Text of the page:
ERIC Number: ED364820
Record Type: RIE
Publication Date: 1993-Oct
Reference Count: N/A
A Participant Observation Case Study Using Van Gennep's Rites of Passage Theory at a "Summer Transitional Program."
Many colleges and universities have designed summer transition programs for students entering their schools. The goal of these programs is to ease the transitional processes students encounter, and to enable the student to feel more acclimated to campus life. Summer transitional programs have been particularly important because they operate at a critical time when institutions could be effective in preventing student departure. Most often, the overall summer program objective is to maximize the retention, academic achievement, graduation, and educational development of underrepresented students who planned to enroll in the following fall semester. This study was conducted to examine the transitional Summer Enrichment Program (SEP) at the University of Delaware, focusing on issues of transition and adaptation of pre-first year students. The study examined Van Gennep's rites of passage theory in the context of how the SEP supported the transition process of students from high school to college. The study used participant observation, pre- and post-questionnaires, student journal entries, and selected student interviews. The findings revealed that students in general felt a high comfort level with the campus, were familiar with the campus, and felt integrated both academically and socially to the campus community after participating in the SEP. It appeared that the students in the SEP progressed through Van Gennep's rites of passage at their own pace with little difference with regard to ethnicity and gender. (NB)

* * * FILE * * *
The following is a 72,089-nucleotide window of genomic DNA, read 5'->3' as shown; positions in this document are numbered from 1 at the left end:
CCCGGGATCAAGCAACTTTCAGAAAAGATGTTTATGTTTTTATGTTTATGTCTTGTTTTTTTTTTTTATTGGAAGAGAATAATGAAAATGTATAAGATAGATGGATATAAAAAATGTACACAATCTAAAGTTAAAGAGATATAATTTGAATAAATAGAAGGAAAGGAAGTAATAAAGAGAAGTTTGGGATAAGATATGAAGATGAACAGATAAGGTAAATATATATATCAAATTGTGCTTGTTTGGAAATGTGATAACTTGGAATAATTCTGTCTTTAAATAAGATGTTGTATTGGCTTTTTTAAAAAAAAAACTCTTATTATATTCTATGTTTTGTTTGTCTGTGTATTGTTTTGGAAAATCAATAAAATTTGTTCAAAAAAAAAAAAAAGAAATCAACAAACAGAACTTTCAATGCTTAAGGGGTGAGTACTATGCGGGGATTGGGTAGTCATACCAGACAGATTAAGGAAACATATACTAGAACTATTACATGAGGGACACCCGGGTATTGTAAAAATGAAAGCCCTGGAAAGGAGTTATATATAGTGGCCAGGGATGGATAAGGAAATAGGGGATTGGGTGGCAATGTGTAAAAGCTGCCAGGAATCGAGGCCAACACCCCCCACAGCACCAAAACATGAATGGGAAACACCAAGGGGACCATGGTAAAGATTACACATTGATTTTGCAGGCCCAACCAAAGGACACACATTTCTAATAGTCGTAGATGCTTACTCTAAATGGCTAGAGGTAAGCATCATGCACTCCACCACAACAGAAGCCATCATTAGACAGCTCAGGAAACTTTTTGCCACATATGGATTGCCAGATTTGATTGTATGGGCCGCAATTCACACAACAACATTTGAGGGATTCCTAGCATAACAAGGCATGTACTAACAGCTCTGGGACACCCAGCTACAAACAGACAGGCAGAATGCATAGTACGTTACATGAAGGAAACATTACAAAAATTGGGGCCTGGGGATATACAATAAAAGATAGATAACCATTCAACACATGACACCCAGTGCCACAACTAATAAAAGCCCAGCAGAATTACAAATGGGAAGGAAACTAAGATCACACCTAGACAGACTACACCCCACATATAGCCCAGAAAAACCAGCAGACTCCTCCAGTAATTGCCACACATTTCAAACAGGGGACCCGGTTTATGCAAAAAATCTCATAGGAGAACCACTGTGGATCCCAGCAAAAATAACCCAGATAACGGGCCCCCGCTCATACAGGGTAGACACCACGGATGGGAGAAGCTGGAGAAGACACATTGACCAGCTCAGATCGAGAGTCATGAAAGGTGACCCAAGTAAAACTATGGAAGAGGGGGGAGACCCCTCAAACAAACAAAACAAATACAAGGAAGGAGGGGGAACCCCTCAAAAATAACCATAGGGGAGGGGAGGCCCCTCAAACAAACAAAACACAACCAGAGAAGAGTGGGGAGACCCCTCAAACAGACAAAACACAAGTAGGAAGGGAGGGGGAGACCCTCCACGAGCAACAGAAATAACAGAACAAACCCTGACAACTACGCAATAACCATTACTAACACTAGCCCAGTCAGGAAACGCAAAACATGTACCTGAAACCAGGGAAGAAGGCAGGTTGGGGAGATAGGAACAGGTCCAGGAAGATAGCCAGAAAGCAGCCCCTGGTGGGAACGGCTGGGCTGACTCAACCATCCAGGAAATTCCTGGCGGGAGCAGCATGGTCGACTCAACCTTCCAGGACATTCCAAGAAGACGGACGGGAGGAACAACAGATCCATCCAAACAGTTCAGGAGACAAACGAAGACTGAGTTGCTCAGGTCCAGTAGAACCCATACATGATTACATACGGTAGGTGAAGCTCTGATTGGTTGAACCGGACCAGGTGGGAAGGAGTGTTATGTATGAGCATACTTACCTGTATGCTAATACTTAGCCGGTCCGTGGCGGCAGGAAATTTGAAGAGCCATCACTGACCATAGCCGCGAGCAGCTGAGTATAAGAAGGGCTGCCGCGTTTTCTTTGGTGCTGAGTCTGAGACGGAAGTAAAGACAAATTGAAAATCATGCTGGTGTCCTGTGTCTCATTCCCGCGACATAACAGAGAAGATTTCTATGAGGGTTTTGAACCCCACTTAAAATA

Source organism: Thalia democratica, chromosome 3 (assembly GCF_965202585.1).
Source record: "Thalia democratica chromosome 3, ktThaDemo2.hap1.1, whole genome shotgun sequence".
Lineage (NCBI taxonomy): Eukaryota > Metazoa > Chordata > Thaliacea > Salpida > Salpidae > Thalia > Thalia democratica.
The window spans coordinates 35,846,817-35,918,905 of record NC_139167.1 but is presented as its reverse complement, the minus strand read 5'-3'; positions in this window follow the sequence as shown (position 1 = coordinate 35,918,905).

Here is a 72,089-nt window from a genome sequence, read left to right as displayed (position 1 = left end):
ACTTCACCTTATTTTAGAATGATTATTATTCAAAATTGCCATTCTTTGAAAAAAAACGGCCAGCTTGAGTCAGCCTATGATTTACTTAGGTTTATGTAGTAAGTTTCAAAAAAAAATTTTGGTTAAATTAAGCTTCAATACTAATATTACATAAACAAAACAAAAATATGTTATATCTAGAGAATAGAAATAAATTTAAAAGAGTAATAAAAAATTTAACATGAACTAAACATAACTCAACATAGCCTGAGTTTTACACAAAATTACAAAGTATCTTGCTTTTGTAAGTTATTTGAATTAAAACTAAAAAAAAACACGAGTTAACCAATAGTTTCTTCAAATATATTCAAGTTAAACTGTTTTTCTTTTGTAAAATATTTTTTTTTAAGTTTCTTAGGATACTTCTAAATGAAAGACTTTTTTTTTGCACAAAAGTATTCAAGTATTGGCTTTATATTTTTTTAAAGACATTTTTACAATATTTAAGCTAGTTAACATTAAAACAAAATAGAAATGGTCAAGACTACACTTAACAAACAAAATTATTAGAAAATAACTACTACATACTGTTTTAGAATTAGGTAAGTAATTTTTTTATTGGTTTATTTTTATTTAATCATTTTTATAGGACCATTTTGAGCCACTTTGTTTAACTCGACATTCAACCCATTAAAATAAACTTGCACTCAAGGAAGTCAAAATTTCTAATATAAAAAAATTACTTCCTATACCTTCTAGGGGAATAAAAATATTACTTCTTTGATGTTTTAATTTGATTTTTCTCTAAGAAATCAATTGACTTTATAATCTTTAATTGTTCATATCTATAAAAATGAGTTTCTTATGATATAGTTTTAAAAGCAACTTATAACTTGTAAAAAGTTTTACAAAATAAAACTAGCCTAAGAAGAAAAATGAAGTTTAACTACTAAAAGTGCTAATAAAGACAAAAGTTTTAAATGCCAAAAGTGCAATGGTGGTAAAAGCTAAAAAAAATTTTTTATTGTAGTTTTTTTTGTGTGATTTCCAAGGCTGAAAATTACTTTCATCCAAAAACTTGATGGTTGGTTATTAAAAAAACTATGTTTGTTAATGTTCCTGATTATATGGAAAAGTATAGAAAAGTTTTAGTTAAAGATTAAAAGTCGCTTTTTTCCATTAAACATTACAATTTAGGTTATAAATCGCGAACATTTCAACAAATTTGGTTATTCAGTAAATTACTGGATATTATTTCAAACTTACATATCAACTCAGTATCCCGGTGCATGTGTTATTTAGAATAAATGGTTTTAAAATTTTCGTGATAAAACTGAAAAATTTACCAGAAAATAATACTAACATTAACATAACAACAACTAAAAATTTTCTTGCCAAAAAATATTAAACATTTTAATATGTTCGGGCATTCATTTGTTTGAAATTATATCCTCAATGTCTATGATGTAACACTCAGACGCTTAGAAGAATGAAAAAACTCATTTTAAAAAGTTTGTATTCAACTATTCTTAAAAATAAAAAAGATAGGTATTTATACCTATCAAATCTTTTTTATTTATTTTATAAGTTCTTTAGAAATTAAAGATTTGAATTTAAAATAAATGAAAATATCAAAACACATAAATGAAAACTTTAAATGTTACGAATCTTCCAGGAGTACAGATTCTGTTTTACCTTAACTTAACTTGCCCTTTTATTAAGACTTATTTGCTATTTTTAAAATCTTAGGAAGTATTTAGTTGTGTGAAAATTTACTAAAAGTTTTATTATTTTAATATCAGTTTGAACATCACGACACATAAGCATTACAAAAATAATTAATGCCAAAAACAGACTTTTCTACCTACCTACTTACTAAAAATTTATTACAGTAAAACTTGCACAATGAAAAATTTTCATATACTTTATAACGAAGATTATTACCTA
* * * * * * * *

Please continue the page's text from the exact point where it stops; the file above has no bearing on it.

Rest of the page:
Publication Type: Speeches/Meeting Papers; Reports - Research
Education Level: N/A
Authoring Institution: N/A
Identifiers: Rites of Passage; Van Gennep (Arnold)
Note: Paper presented at the Annual Meeting of the National Association of College Admission Counselors (49th, Pittsburgh, PA, October 7-10, 1993).